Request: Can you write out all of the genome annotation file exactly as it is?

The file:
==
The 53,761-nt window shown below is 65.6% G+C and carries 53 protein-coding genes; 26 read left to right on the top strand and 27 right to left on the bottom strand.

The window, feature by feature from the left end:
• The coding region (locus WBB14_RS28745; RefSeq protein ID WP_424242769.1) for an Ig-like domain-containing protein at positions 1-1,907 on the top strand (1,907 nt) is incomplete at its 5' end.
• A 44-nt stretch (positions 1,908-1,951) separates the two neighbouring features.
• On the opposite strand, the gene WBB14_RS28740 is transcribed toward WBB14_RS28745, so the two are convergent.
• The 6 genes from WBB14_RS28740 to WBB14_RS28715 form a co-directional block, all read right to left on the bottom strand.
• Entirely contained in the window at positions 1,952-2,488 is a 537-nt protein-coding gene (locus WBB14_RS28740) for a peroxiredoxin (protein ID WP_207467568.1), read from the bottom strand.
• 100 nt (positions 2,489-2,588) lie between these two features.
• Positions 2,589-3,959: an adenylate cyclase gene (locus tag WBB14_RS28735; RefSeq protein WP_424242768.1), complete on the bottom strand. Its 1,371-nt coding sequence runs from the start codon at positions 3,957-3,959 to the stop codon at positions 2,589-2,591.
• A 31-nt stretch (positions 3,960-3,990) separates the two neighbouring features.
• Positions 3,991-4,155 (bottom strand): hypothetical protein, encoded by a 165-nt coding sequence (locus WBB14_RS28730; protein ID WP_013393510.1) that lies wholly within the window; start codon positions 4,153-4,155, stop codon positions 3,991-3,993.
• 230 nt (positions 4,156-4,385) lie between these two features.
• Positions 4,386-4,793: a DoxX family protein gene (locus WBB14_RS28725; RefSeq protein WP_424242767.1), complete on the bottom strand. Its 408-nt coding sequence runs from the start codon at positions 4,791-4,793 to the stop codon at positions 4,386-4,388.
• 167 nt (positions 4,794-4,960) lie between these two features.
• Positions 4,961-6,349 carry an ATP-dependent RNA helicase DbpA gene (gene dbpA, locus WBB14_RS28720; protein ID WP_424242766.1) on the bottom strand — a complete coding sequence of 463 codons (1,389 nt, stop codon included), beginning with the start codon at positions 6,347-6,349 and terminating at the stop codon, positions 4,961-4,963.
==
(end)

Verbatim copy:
The 53,761-nt window shown below is 65.6% G+C and carries 53 protein-coding genes; 26 read left to right on the top strand and 27 right to left on the bottom strand.

The window, feature by feature from the left end:
• The coding region (locus WBB14_RS28745; RefSeq protein ID WP_424242769.1) for an Ig-like domain-containing protein at positions 1-1,907 on the top strand (1,907 nt) is incomplete at its 5' end.
• A 44-nt stretch (positions 1,908-1,951) separates the two neighbouring features.
• On the opposite strand, the gene WBB14_RS28740 is transcribed toward WBB14_RS28745, so the two are convergent.
• The 6 genes from WBB14_RS28740 to WBB14_RS28715 form a co-directional block, all read right to left on the bottom strand.
• Entirely contained in the window at positions 1,952-2,488 is a 537-nt protein-coding gene (locus WBB14_RS28740) for a peroxiredoxin (protein ID WP_207467568.1), read from the bottom strand.
• 100 nt (positions 2,489-2,588) lie between these two features.
• Positions 2,589-3,959: an adenylate cyclase gene (locus tag WBB14_RS28735; RefSeq protein WP_424242768.1), complete on the bottom strand. Its 1,371-nt coding sequence runs from the start codon at positions 3,957-3,959 to the stop codon at positions 2,589-2,591.
• A 31-nt stretch (positions 3,960-3,990) separates the two neighbouring features.
• Positions 3,991-4,155 (bottom strand): hypothetical protein, encoded by a 165-nt coding sequence (locus WBB14_RS28730; protein ID WP_013393510.1) that lies wholly within the window; start codon positions 4,153-4,155, stop codon positions 3,991-3,993.
• 230 nt (positions 4,156-4,385) lie between these two features.
• Positions 4,386-4,793: a DoxX family protein gene (locus WBB14_RS28725; RefSeq protein WP_424242767.1), complete on the bottom strand. Its 408-nt coding sequence runs from the start codon at positions 4,791-4,793 to the stop codon at positions 4,386-4,388.
• 167 nt (positions 4,794-4,960) lie between these two features.
• Positions 4,961-6,349 carry an ATP-dependent RNA helicase DbpA gene (gene dbpA, locus WBB14_RS28720; protein ID WP_424242766.1) on the bottom strand — a complete coding sequence of 463 codons (1,389 nt, stop codon included), beginning with the start codon at positions 6,347-6,349 and terminating at the stop codon, positions 4,961-4,963.